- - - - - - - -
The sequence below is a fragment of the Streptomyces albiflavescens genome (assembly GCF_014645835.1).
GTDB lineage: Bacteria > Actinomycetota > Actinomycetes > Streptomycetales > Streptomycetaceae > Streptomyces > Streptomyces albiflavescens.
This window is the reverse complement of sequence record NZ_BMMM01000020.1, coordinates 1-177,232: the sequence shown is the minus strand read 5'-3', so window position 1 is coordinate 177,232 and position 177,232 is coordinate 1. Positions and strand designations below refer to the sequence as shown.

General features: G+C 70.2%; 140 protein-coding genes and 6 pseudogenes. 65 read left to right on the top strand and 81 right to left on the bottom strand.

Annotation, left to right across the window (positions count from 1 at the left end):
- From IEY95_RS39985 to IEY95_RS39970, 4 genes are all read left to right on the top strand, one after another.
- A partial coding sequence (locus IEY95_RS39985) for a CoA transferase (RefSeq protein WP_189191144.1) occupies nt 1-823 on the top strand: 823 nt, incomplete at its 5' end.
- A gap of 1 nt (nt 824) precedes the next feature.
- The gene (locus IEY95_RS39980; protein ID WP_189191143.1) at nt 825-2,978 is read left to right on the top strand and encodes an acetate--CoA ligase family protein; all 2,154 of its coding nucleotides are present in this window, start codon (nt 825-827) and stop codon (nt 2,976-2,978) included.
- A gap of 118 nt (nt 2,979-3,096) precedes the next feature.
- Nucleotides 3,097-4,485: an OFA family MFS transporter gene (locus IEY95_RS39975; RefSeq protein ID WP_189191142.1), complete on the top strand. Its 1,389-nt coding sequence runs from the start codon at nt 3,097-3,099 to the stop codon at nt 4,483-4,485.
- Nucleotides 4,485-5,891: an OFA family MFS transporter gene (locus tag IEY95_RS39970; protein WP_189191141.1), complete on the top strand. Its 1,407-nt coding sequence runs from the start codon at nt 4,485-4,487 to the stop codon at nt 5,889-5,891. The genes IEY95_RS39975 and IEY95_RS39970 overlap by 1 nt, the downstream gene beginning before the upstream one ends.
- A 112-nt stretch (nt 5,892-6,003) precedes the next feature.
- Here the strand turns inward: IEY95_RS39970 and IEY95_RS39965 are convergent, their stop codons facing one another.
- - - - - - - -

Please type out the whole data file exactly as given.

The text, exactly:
The sequence below is a fragment of the Streptomyces albiflavescens genome (assembly GCF_014645835.1).
GTDB lineage: Bacteria > Actinomycetota > Actinomycetes > Streptomycetales > Streptomycetaceae > Streptomyces > Streptomyces albiflavescens.
This window is the reverse complement of sequence record NZ_BMMM01000020.1, coordinates 1-177,232: the sequence shown is the minus strand read 5'-3', so window position 1 is coordinate 177,232 and position 177,232 is coordinate 1. Positions and strand designations below refer to the sequence as shown.

General features: G+C 70.2%; 140 protein-coding genes and 6 pseudogenes. 65 read left to right on the top strand and 81 right to left on the bottom strand.

Annotation, left to right across the window (positions count from 1 at the left end):
- From IEY95_RS39985 to IEY95_RS39970, 4 genes are all read left to right on the top strand, one after another.
- A partial coding sequence (locus IEY95_RS39985) for a CoA transferase (RefSeq protein WP_189191144.1) occupies nt 1-823 on the top strand: 823 nt, incomplete at its 5' end.
- A gap of 1 nt (nt 824) precedes the next feature.
- The gene (locus IEY95_RS39980; protein ID WP_189191143.1) at nt 825-2,978 is read left to right on the top strand and encodes an acetate--CoA ligase family protein; all 2,154 of its coding nucleotides are present in this window, start codon (nt 825-827) and stop codon (nt 2,976-2,978) included.
- A gap of 118 nt (nt 2,979-3,096) precedes the next feature.
- Nucleotides 3,097-4,485: an OFA family MFS transporter gene (locus IEY95_RS39975; RefSeq protein ID WP_189191142.1), complete on the top strand. Its 1,389-nt coding sequence runs from the start codon at nt 3,097-3,099 to the stop codon at nt 4,483-4,485.
- Nucleotides 4,485-5,891: an OFA family MFS transporter gene (locus tag IEY95_RS39970; protein WP_189191141.1), complete on the top strand. Its 1,407-nt coding sequence runs from the start codon at nt 4,485-4,487 to the stop codon at nt 5,889-5,891. The genes IEY95_RS39975 and IEY95_RS39970 overlap by 1 nt, the downstream gene beginning before the upstream one ends.
- A 112-nt stretch (nt 5,892-6,003) precedes the next feature.
- Here the strand turns inward: IEY95_RS39970 and IEY95_RS39965 are convergent, their stop codons facing one another.